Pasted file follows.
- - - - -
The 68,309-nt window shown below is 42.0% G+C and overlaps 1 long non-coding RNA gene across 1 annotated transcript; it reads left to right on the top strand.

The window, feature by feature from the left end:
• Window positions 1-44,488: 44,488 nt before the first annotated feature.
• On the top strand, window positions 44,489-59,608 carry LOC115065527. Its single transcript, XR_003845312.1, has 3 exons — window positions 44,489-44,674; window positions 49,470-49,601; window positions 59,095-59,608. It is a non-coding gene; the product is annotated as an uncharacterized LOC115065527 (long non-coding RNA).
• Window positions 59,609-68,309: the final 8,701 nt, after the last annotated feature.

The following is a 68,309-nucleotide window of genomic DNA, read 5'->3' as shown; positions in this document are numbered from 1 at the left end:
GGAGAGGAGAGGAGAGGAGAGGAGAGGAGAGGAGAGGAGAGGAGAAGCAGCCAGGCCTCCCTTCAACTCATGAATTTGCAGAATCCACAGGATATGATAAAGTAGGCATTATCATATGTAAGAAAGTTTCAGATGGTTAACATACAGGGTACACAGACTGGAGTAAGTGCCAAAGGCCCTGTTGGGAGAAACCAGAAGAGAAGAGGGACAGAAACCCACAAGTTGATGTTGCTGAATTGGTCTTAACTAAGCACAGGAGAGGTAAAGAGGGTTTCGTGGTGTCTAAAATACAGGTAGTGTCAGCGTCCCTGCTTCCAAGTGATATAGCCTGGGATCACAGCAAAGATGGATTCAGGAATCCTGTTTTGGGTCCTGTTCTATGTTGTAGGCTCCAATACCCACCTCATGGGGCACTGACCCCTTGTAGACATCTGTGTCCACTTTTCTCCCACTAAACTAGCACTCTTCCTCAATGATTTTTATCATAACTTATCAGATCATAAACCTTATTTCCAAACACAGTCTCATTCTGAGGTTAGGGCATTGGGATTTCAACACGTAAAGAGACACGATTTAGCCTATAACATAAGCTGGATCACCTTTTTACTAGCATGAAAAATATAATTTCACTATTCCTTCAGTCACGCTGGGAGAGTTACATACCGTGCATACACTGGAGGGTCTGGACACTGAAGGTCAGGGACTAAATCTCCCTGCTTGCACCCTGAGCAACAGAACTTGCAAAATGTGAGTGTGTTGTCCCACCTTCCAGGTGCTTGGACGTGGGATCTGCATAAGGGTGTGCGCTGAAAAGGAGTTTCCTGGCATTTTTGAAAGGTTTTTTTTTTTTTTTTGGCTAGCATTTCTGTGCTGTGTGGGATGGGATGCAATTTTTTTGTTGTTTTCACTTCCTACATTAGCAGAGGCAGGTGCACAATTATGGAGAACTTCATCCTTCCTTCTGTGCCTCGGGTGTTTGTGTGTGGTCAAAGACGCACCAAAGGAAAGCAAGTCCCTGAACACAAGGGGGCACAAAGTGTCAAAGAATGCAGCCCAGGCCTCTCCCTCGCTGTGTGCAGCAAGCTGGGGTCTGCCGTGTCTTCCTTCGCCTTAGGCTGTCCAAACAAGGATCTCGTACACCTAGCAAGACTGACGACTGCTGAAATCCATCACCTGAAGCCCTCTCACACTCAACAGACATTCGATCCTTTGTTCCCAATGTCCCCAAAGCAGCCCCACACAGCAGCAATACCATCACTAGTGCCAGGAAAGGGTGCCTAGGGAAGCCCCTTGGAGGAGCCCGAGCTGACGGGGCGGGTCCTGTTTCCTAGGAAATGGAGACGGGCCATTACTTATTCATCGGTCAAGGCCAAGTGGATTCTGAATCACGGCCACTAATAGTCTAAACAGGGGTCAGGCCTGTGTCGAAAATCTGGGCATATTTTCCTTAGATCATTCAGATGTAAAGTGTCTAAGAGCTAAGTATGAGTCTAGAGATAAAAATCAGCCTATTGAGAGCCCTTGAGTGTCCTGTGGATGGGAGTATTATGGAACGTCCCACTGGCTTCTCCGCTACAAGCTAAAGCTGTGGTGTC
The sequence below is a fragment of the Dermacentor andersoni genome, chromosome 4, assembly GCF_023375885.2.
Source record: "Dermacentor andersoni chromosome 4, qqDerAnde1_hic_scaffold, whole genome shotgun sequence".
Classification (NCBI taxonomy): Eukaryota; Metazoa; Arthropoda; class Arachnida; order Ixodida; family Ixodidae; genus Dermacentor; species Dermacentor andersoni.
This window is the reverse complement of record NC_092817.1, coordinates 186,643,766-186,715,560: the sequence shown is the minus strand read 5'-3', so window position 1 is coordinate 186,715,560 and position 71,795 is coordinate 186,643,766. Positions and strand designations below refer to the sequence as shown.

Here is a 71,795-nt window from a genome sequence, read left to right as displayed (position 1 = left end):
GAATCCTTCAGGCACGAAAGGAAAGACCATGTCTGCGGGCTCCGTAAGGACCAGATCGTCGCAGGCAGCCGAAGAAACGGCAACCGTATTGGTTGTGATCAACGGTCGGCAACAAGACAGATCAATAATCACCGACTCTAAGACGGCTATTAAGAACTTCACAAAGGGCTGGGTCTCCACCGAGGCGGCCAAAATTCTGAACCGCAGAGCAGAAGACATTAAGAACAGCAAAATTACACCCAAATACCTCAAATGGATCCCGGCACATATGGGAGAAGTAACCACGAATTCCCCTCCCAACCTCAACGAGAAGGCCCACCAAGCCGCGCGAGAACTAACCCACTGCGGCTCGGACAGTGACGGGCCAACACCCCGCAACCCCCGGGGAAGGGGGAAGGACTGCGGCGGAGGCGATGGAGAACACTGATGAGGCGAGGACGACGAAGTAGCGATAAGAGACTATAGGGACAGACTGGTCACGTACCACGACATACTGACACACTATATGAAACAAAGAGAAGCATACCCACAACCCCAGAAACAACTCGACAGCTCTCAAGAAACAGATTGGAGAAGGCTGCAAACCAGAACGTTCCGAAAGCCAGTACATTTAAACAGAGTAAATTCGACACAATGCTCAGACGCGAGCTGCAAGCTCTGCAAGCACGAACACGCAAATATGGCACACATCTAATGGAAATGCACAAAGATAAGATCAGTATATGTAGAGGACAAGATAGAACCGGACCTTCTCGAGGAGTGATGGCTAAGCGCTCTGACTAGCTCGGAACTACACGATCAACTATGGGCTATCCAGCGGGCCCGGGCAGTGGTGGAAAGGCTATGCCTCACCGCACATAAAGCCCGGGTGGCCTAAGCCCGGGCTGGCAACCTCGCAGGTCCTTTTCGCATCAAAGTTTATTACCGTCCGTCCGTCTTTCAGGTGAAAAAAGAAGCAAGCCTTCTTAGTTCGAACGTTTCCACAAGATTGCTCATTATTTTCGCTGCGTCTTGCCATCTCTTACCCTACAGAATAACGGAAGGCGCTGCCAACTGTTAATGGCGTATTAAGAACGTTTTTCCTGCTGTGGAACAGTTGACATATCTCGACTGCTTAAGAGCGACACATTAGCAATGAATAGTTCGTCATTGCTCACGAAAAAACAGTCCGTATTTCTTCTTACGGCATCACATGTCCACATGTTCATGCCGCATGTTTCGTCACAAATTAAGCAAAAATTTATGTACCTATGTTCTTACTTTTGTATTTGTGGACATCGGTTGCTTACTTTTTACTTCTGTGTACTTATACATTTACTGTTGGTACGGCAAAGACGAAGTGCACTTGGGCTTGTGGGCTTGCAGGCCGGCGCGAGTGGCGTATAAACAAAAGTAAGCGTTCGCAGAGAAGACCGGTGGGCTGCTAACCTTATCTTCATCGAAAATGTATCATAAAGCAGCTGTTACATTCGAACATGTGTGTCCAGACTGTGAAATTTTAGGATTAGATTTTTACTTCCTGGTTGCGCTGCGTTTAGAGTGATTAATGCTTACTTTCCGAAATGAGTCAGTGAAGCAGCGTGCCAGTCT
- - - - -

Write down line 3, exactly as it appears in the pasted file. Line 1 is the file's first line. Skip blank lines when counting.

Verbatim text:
• Window positions 1-44,488: 44,488 nt before the first annotated feature.